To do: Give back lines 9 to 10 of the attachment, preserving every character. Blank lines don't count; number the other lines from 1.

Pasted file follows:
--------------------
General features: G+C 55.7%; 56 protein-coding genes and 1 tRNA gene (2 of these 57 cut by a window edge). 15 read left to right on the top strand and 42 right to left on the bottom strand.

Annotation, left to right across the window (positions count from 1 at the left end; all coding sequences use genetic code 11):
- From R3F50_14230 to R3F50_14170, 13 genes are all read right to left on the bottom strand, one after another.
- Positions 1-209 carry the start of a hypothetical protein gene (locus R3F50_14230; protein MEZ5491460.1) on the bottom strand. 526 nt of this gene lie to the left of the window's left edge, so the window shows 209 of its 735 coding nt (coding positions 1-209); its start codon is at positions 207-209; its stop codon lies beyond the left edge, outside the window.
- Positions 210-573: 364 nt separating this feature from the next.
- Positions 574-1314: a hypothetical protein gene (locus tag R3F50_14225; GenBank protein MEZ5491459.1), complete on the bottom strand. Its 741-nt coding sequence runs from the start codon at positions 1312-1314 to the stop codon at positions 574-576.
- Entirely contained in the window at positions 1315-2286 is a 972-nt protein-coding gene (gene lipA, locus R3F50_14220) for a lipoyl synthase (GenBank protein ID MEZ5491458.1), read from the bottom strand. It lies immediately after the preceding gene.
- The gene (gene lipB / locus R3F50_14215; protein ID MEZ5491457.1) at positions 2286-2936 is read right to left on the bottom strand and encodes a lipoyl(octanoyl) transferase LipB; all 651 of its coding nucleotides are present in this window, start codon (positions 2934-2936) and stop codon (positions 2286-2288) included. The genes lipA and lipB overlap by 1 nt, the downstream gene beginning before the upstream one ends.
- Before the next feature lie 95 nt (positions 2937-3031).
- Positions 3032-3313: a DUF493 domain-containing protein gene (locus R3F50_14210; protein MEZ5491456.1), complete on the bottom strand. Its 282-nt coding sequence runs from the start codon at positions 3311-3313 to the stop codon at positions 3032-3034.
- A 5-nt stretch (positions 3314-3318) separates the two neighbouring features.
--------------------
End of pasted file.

- Before the next feature lie 95 nt (positions 2937-3031).
- Positions 3032-3313: a DUF493 domain-containing protein gene (locus R3F50_14210; protein MEZ5491456.1), complete on the bottom strand. Its 282-nt coding sequence runs from the start codon at positions 3311-3313 to the stop codon at positions 3032-3034.